The Boys of Spring: A Series about the Process and History of Farming in Franklin and Southampton
In Southampton County and Franklin, VA, the “boys of spring” don’t wear pinstripes and cleats, but rather John Deere hats and work boots. If you compare local agriculture to a baseball game, the National Anthem on opening day is playing as you read this. There has been some corn planted in the area but as a percentage to the crop, as a whole, we will compare that to preseason scrimmages.
I had a chance to tour some back roads around the county this weekend and the landscape has changed drastically. Most fields that only a couple weeks ago, were blanketed in lush green cover crop have been burned down with glyphosate and pre-emergent herbicides. Peanut land has been tilled, bedded and treated with herbicide. Widely adopted by local produces, conservation tillage and no-till practices have been wonderful in protecting against topsoil erosion. However, there are few aromas more pleasant than freshly worked ground prepared for traditional, peanut production.
Farm task in the last few weeks have been numerous and appear to have been completed in record time. Around the first of April, sprayers began buzzing the roads from field to field applying layers of herbicide to protect against traditional and glyphosate-resistant weeds. It is much easier and cheaper to control weed and grass problems, pre-plant rather than in crop. Even small weeds growing along side juvenile crops can rob yield.
Wheat management has been on the front burner for the last few weeks as well. Final doses of nitrogen have been made recently along with fungicide and insecticide treatment going on now or within a few days. Wheat crops are at flag leaf stage with a few showing emerging grain heads. In just a couple more days of higher heat and sunshine wheat heads will fully emerge, flower and dance in the breeze, as if, in a well choreographed, dance routine.
Corn planting was slow due to cold wet weather early in the month but should be completed by now. Most corn I have seen has three leaves now and is shining down the row, like small green snakes. Cold and damp weather along with recent lows in the 40s and high 30s have turned small corn plants a less than desirable shade of yellow. Though growth has slowed to a snails pace; only a few warm and sunny days will drastically improve the crops condition.
Cotton, peanuts and soybeans, the big three, when it comes to a farms acreage and income will be planted very soon. In the last month thousands of tons of fertilizer have been applied, in precise prescriptions, based on fall soil sample results. Most cotton and soybeans are planted no-till or with strip-till planter rigs. Strip-tillage for cotton was first adopted just northwest of our area in Dinwiddie County. It is a practice that farmers, here, have adopted with open arms. Though there are many different equipment configurations the practice remains similar. Cover crop or just natural winter cover is allowed to grow all winter and blanket the ground. The cover reduces erosion, shades topsoil from sunlight and prevents weed seed germination. This cover is killed off with herbicides and is ready for planting. Large horsepower, front wheel drive tractors fulfill the task of ripping and stripping fields. Most are stripping and planting eight rows at the time. Each planter unit tracks directly over a well-manicured seed bed only about 12” wide, leaving the row middles undisturbed. The seedbed is produced by a large ripper shank that penetrates the soil about 14”, ripping into the hard pan below the topsoil. This shank rips through the compaction zone, which is common, on coastal soils. This process allows crop roots, water, oxygen, and nutrients to move freely through the soil layers. This process probably accounts for 90% of our cotton acreage and seems to becoming more attractive to peanut and soybean producers.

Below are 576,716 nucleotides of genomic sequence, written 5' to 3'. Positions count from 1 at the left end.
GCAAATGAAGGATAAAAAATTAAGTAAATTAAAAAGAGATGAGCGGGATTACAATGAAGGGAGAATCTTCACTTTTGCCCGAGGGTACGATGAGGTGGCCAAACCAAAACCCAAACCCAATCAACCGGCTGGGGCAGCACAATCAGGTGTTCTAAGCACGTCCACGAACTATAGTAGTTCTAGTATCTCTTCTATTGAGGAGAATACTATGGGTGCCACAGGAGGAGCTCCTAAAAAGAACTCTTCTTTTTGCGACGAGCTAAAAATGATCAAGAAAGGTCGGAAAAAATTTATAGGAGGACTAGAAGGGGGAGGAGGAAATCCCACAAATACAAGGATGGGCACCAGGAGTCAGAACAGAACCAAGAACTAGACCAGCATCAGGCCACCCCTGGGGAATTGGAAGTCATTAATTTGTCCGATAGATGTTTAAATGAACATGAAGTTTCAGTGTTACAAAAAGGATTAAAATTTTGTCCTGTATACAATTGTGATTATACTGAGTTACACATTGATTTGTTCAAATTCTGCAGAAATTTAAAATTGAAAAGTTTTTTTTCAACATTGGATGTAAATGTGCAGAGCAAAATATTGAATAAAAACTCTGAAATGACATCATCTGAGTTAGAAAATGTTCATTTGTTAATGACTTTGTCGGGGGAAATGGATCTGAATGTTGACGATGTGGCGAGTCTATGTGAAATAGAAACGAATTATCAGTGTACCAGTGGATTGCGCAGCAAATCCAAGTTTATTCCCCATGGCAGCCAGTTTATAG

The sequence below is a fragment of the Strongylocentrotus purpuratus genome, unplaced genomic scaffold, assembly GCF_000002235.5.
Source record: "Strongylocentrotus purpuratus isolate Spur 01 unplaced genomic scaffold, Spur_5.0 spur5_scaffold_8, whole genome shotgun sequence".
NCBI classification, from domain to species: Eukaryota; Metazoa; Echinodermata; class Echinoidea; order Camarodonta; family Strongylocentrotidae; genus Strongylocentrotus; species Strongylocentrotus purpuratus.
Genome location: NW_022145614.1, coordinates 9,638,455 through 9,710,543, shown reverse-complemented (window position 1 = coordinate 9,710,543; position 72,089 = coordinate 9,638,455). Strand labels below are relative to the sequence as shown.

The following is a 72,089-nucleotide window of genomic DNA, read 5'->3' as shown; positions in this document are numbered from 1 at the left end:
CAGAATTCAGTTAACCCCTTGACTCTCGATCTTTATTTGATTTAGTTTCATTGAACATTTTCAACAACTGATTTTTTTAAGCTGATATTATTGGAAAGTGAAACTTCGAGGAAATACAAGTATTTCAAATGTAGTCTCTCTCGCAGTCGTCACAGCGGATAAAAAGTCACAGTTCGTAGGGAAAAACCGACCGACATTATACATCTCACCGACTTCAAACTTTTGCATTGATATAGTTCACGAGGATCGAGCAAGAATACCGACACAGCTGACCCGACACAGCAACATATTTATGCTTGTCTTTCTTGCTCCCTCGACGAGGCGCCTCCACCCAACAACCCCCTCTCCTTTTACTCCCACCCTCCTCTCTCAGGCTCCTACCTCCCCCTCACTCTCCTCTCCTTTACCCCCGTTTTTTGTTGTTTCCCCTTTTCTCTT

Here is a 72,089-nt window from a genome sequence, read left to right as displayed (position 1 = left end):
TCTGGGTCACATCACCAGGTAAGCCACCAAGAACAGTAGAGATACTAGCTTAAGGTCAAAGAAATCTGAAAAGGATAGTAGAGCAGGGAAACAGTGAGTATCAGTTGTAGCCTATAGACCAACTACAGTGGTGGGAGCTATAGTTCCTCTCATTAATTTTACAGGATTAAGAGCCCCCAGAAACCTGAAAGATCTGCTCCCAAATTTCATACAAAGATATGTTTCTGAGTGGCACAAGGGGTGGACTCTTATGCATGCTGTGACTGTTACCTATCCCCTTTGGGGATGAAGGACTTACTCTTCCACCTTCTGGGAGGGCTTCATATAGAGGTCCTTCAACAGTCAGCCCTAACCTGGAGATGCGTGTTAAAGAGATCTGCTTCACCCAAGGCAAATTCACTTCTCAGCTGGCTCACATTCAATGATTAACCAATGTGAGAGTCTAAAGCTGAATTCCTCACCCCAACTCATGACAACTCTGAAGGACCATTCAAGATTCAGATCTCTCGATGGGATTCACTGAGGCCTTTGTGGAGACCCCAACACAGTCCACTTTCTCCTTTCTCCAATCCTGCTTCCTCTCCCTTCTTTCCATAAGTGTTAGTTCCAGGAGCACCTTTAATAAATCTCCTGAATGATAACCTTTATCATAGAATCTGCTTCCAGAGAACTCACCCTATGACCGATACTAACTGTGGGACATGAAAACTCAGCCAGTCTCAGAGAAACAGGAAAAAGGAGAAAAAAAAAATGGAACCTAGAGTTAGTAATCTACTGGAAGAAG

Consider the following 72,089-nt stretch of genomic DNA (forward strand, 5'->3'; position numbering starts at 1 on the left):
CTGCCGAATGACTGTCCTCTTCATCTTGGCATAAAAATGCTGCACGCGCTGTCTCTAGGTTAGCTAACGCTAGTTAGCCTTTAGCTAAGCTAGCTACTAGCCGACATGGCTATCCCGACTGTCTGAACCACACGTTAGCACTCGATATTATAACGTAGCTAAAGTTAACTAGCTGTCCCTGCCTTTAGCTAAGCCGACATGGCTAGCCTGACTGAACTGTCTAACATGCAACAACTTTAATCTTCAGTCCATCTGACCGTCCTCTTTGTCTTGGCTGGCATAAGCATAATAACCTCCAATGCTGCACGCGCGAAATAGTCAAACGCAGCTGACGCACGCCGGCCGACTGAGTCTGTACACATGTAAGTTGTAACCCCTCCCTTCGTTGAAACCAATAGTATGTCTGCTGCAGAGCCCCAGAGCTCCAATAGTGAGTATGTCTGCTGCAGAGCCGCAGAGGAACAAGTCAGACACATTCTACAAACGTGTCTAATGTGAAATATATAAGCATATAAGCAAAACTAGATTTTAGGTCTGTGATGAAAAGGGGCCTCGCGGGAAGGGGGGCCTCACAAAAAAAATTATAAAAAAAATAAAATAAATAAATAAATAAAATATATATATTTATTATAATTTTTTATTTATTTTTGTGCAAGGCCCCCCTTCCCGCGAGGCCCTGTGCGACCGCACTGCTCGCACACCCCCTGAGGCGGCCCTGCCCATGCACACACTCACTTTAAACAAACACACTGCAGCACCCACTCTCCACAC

Area producers have spent a lot of time and effort over the past months choosing the correct seed varieties for proper field and condition, placement. There are dozens of germplasms that fit a unique agronomic niche. Herbicide tolerance, drought stress, insect combative, and seed oil content are just a handful of the traits available to modern farmers. Placing the right seed in the correct piece of ground at the optimal time can mean the difference in hundreds of dollars of revenue per acre.
Cool nights and high probability of precipitation will keep most planters out of the field this coming week much like a rain delay to a baseball game. Farm shops will be filled with chatter, game plans, equipment checks, and maybe even a few superstitions. One particular superstition in agriculture is never to start planting, or any task on a Friday. So you might see itchy individuals plant a few rows on a Thursday afternoon, so not to tempt fate with bad “mojo”. The following week looks much more promising and farmers will quite literally sprint into the field.
Rural roads and even some city streets will soon be busy with heavy equipment. When you see four way flashers and orange triangles ahead, slow down and give them some room. Most equipment has out grown the roads of rural Virginia. Blind spots are enormous and thousands of pounds of steel and seed cannot stop on a dime. So remember when you’re rushing home from work that these guys are still on the job.
Just like every other spring in years past, hopes are high for a productive season. We are a long way off, from the playoffs, but you can bet local farmers are prepared for the challenge, both in offensive and in defense. We just hope that Mother Nature doesn’t step up to the mound and zing us a curveball, right out of the gate.
From My Field to Your Home,